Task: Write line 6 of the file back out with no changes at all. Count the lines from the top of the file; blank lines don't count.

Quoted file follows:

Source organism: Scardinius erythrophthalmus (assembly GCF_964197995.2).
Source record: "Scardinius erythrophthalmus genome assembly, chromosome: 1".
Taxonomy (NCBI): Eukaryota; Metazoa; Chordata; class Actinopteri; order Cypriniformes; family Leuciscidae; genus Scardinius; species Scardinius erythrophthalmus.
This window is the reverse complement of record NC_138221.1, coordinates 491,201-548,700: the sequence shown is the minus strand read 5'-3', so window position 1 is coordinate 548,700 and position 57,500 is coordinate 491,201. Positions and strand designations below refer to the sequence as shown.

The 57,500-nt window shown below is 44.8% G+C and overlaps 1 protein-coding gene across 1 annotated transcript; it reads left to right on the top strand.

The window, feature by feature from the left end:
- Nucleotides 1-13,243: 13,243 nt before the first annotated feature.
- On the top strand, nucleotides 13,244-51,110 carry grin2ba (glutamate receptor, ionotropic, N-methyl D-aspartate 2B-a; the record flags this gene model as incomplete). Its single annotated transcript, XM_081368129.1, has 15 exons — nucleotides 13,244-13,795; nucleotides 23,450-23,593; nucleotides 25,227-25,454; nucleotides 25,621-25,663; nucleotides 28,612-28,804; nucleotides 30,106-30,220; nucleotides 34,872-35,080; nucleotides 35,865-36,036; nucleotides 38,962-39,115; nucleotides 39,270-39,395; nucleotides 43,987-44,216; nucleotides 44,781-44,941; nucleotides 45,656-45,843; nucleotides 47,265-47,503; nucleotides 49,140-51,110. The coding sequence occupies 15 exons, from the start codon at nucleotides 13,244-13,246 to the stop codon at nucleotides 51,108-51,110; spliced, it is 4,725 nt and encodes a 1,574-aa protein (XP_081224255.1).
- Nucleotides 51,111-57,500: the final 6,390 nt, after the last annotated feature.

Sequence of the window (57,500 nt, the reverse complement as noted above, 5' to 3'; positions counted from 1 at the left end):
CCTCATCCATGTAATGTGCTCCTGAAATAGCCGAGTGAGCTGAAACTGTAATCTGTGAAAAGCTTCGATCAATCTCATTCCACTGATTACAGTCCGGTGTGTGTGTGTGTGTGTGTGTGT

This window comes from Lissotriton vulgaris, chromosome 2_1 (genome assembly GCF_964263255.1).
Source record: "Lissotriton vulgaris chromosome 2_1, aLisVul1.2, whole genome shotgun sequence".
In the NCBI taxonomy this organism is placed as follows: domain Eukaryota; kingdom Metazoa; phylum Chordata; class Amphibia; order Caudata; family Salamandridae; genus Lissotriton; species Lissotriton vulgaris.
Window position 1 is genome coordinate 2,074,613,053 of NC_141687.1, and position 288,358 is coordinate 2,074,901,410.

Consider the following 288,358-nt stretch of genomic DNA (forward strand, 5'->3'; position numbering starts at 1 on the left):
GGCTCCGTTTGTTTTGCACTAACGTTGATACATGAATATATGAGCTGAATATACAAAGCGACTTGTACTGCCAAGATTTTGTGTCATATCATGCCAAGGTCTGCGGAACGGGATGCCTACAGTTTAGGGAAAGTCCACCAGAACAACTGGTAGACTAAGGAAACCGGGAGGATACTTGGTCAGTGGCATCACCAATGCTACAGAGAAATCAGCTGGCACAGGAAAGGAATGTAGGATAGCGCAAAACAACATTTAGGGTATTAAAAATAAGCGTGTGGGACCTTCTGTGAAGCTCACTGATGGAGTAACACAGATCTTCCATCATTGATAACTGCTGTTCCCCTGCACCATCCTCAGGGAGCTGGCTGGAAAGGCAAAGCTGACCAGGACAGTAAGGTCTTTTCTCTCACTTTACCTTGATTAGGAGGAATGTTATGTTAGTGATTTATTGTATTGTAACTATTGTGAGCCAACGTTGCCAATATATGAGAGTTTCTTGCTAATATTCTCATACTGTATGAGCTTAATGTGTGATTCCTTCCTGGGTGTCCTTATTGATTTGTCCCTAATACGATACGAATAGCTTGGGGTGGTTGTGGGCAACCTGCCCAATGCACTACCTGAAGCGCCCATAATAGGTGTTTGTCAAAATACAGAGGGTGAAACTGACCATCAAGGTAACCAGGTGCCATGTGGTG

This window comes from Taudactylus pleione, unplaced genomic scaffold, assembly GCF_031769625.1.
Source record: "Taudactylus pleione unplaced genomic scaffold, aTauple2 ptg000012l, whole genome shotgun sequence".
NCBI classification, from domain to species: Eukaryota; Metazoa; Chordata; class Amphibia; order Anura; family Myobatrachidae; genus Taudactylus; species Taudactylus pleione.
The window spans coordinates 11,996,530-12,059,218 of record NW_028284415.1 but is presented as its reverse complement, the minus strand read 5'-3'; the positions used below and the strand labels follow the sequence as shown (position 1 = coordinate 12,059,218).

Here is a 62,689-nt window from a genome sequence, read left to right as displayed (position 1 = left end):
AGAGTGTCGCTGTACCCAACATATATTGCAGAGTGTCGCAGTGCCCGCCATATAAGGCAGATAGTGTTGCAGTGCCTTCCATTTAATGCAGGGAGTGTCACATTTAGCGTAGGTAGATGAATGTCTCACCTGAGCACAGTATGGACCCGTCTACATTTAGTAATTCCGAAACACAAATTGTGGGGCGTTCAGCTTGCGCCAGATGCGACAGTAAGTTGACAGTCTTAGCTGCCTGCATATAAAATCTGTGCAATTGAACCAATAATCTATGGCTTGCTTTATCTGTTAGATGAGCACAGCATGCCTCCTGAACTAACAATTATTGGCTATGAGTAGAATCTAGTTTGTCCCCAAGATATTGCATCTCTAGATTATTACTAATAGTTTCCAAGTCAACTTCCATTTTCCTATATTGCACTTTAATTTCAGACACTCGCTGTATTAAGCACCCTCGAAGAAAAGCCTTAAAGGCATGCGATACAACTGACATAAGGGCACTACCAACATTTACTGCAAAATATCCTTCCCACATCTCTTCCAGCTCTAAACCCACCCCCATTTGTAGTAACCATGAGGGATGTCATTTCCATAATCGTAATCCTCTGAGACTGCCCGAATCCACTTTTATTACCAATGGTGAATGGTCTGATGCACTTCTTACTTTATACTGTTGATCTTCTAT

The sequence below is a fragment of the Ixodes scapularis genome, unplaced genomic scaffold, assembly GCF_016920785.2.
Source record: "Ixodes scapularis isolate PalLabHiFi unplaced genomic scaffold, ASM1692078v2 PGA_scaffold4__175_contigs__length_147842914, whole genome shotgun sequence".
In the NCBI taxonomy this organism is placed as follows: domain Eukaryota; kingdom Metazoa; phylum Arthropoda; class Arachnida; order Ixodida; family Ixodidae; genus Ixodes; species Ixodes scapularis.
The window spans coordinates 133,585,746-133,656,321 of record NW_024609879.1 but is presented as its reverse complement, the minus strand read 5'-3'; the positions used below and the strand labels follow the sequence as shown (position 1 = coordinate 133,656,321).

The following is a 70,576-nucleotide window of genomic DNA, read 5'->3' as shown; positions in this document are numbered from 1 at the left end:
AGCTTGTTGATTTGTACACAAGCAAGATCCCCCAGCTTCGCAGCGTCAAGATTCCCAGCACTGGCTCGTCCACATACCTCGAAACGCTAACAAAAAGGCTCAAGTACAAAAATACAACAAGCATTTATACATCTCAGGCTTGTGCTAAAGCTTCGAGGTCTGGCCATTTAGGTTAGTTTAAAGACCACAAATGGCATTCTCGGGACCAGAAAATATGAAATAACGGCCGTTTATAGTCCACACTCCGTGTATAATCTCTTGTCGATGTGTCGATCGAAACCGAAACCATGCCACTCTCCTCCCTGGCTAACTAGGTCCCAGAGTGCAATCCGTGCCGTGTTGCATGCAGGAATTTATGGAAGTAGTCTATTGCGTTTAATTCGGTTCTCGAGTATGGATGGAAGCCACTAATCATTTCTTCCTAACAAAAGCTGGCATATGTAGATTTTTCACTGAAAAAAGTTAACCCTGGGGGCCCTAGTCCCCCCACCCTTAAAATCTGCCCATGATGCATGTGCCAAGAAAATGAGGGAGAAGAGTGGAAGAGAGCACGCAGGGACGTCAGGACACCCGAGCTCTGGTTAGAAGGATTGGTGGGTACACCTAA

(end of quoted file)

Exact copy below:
The window, feature by feature from the left end: